PORTLAND – Trustees of the Cumberland County Civic Center said Friday that they will start looking for new tenants, after the Portland Pirates refused to sign a proposed lease agreement because of a dispute over concession revenues.

While the rift appears deep, it may not be irreparable. The trustees and the American Hockey League team have a history of tense lease negotiations that eventually have been resolved.

The trustees had said the team could sign the five-year contract by 5 p.m. Thursday or the terms would be taken off the table. The team did not sign the lease.

“We have no lease with the Pirates. We have no plan to negotiate further with them,” said Neal Pratt, chairman of the trustees of the Civic Center.

“The deadline came and went. We recognized that we need to make a decision and move on,” Pratt said. “We had to go out and see what we could do to get other events to pay the rent.”

The standoff is the latest between the Civic Center and its main tenant.

In 2010, during long and contentious lease negotiations, the team threatened to leave for Albany, N.Y. It ultimately signed a lease extension in Portland.

In this year’s contract dispute, the two sides faced several delays before agreeing on the framework of a five-year lease in April.

The delays pushed the completion of the Civic Center’s ongoing $34 million renovation back from October to January. As a result, the Pirates will start their season playing home games in Lewiston.

Since April, the Civic Center and the team have been negotiating the details of the lease. Under the structure of the agreement reached in April, the Pirates were to get a share of food and beverage sales for the first time since they started play in 1993.

But the state Bureau of Alcoholic Beverages & Lottery Operations subsequently determined that the Pirates cannot share revenue from sales of alcohol because they are not the property owner. In response, the Pirates asked for a greater percentage of food sales.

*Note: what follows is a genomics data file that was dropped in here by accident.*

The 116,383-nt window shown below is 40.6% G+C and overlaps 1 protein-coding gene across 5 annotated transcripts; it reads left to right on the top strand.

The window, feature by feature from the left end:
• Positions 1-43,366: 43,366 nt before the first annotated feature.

The Pirates initially were to get 57.5 percent of food and drink sales. The final contract offered the team 65 percent of food sales, but no alcohol sales, said Brian Petrovek, the managing owner of the team. The increase in the percentage of food sales wasn’t enough to compensate for the lost beverage sales, he said.

“We told the building, ‘OK, give us the same amount under a different formula,'” Petrovek said. “Unfortunately, the agreement we were asked to sign wasn’t equal to 57.5 percent.”

Petrovek said there were sticking points on advertising as well, but they were smaller than the conflict over food and beverage sales.

The Pirates said they would be willing to talk to the Civic Center trustees over the Labor Day holiday and through Tuesday and Wednesday. At that point, the team and its lawyers would consider other options, Petrovek said.

Pratt, however, said he had not been contacted by the Pirates about further talks. The trustees don’t intend to keep negotiating, Pratt said.

“There was no more room to do more without having a deficit on the Civic Center. All we were looking to do is break even on the hockey team,” Pratt said.

The Pirates said the team’s options include playing at the Colisee in Lewiston, where it is scheduled to play home games until the Civic Center renovation is complete.

“It disappoints us that we even have to do that, but we have to look at parallel paths,” Petrovek said. “Lewiston is the first place we’d obviously look at.”

Officials of the Colisee could not be reached for comment Friday.

“If we are forced to look at a different place to play, that could mean damages,” Petrovek said.

Pratt said the county-owned Civic Center has no requirement to have the hockey team as a tenant, and “I think the Civic Center very carefully observed all of its legal obligations.”

The Civic Center does not make money on the Pirates, Pratt said. If the Pirates left, it would actually reduce the arena’s expenses.

“A lot of people may say that, financially, you’re better off without a hockey team,” Pratt said. “There are people who think you bring in a few concerts a year — you’ll get profit-making events.”

The Civic Center has concert seating for 8,000 people.

Petrovek said the Civic Center may try to fill the arena with other tenants, but it would be difficult to replace the hockey team.

“They think they can go out and get six events and that will work,” Petrovek said. “We want to fulfill our obligation to our fans and taxpayers.”

The renovation of the Civic Center was approved by the county’s voters in 2011.

Petrovek said the Pirates’ National Hockey League affiliate, the Phoenix Coyotes, knows of the standoff with the Civic Center.

“They have our back, but they expect us to play here as soon as the building opens,” Petrovek said.

Jessica Hall can be contacted at 791-6316 or at:

[email protected]

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